LAUNCESTON, Australia, Nov 28 (Reuters) – The premium Chinese steel mills are willing to pay for high-grade iron ore has widened in recent months, suggesting both a recovery in profitability and a desire to maximise output at blast furnaces.
Iron ore prices have fallen for the past two sessions, with declines on Wednesday linked to a sharp 9.9% drop in profits at China’s industrial companies, the fastest pace of contraction in eight months.
However, spot 62% iron ore for delivery to north China MT-IO-QIN62=ARG, as assessed by commodity price reporting agency Argus, is still up 10.2% from the 10-month low of $78.15 a tonne on Nov. 11, ending on Wednesday at $86.10.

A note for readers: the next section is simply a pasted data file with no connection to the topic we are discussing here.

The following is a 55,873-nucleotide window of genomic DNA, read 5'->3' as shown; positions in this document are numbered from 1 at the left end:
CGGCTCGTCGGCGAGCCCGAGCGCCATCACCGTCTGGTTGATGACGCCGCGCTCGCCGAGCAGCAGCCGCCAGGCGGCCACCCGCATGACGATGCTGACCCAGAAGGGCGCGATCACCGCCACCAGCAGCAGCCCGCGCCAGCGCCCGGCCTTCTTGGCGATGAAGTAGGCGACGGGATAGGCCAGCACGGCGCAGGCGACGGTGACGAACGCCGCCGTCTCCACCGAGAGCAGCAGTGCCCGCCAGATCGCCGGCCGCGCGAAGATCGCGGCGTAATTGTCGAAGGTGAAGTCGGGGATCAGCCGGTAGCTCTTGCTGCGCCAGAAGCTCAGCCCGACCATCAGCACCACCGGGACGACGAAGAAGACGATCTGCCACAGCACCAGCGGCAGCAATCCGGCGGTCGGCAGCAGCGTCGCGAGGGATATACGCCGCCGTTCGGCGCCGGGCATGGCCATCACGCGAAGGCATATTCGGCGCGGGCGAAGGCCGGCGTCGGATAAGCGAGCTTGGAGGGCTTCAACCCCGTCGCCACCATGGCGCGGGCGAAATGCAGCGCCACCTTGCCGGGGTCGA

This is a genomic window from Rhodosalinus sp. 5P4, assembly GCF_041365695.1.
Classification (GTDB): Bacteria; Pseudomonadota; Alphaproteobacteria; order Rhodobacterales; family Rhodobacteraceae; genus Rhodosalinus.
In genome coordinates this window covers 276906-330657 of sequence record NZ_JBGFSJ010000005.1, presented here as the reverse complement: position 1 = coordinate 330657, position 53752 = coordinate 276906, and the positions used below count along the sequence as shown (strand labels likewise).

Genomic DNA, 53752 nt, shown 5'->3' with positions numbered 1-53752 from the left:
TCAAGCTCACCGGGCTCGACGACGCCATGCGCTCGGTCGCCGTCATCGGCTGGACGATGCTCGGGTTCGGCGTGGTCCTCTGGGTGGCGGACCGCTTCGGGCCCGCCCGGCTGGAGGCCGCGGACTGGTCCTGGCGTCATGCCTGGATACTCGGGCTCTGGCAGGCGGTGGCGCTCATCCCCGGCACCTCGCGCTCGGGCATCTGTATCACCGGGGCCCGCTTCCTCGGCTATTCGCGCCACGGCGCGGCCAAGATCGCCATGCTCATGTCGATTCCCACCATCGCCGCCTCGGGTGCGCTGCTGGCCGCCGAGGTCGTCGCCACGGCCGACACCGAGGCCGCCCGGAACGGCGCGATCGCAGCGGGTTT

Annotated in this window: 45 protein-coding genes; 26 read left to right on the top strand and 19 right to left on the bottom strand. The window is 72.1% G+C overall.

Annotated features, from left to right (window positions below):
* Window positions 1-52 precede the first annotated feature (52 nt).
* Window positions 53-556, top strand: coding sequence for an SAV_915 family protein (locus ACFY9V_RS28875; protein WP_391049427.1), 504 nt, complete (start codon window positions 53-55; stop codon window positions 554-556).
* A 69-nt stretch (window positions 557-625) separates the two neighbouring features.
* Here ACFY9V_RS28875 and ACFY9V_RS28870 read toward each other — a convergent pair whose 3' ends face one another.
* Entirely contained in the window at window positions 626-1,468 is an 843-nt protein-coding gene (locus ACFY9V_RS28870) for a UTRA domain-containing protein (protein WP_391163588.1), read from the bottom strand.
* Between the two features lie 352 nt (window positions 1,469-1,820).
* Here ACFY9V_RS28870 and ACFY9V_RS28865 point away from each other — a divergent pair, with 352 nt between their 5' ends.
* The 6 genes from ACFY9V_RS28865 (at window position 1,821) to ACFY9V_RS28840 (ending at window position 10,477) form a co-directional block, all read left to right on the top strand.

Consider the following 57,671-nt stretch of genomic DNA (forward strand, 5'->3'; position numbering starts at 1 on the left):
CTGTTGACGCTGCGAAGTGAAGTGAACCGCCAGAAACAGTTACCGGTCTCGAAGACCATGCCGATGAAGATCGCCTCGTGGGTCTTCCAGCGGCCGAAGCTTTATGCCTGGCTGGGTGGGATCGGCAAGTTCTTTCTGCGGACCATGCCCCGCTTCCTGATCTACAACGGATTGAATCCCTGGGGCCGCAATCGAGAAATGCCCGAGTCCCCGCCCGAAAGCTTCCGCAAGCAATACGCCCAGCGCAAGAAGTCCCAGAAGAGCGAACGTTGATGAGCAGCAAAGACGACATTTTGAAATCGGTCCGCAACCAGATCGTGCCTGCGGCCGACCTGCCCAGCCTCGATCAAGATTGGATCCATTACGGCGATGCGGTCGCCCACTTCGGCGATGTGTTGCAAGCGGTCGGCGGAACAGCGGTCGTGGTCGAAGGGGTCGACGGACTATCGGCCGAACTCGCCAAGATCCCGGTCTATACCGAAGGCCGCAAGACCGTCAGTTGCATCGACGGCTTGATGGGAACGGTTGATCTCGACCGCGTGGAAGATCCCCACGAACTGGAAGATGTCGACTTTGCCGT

The 62% grade is the iron ore benchmark and the main grade exported by Australia’s top producer, Rio Tinto. While 62% iron ore has performed well in recent weeks, the higher quality 65% ore has done even better, rising 12.4% from its low on Nov. 11 to Wednesday’s close at $99.55 a tonne.
At Wednesday’s close, 65% ore was trading at a premium of 15.6% to the 62% grade, wider than the 13.4% premium when both grades were at their recent Nov. 11 lows. When iron ore prices peaked this year in early July, 65% ore commanded a premium of just 6.6% over the 62% grade.